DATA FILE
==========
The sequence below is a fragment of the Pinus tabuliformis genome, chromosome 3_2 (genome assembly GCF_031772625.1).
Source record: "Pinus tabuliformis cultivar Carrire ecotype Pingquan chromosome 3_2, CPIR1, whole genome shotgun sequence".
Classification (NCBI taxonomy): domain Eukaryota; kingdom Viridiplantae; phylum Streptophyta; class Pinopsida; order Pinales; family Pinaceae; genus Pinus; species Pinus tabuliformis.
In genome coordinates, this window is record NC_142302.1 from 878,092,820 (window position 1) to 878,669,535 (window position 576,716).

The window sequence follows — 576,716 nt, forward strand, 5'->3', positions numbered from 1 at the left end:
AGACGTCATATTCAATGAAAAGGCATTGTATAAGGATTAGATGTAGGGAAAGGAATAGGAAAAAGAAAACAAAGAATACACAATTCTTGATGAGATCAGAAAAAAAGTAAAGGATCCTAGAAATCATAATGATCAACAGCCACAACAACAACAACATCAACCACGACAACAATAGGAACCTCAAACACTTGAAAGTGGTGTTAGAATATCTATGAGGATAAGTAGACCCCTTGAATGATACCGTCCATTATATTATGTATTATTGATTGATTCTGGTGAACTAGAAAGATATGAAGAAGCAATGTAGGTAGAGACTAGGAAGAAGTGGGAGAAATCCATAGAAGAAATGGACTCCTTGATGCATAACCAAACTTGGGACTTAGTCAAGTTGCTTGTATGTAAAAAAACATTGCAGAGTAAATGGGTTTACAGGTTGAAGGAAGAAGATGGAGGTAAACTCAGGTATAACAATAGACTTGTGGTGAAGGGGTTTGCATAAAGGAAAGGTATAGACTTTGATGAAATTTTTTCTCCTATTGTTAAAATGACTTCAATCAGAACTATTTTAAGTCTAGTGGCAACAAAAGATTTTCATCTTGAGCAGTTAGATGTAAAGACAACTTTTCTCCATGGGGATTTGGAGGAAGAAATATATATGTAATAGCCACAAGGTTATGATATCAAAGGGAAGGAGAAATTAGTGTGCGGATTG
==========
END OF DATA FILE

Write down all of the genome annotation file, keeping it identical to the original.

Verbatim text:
The sequence below is a fragment of the Pinus tabuliformis genome, chromosome 3_2 (genome assembly GCF_031772625.1).
Source record: "Pinus tabuliformis cultivar Carrire ecotype Pingquan chromosome 3_2, CPIR1, whole genome shotgun sequence".
Classification (NCBI taxonomy): domain Eukaryota; kingdom Viridiplantae; phylum Streptophyta; class Pinopsida; order Pinales; family Pinaceae; genus Pinus; species Pinus tabuliformis.
In genome coordinates, this window is record NC_142302.1 from 878,092,820 (window position 1) to 878,669,535 (window position 576,716).

The window sequence follows — 576,716 nt, forward strand, 5'->3', positions numbered from 1 at the left end:
AGACGTCATATTCAATGAAAAGGCATTGTATAAGGATTAGATGTAGGGAAAGGAATAGGAAAAAGAAAACAAAGAATACACAATTCTTGATGAGATCAGAAAAAAAGTAAAGGATCCTAGAAATCATAATGATCAACAGCCACAACAACAACAACATCAACCACGACAACAATAGGAACCTCAAACACTTGAAAGTGGTGTTAGAATATCTATGAGGATAAGTAGACCCCTTGAATGATACCGTCCATTATATTATGTATTATTGATTGATTCTGGTGAACTAGAAAGATATGAAGAAGCAATGTAGGTAGAGACTAGGAAGAAGTGGGAGAAATCCATAGAAGAAATGGACTCCTTGATGCATAACCAAACTTGGGACTTAGTCAAGTTGCTTGTATGTAAAAAAACATTGCAGAGTAAATGGGTTTACAGGTTGAAGGAAGAAGATGGAGGTAAACTCAGGTATAACAATAGACTTGTGGTGAAGGGGTTTGCATAAAGGAAAGGTATAGACTTTGATGAAATTTTTTCTCCTATTGTTAAAATGACTTCAATCAGAACTATTTTAAGTCTAGTGGCAACAAAAGATTTTCATCTTGAGCAGTTAGATGTAAAGACAACTTTTCTCCATGGGGATTTGGAGGAAGAAATATATATGTAATAGCCACAAGGTTATGATATCAAAGGGAAGGAGAAATTAGTGTGCGGATTG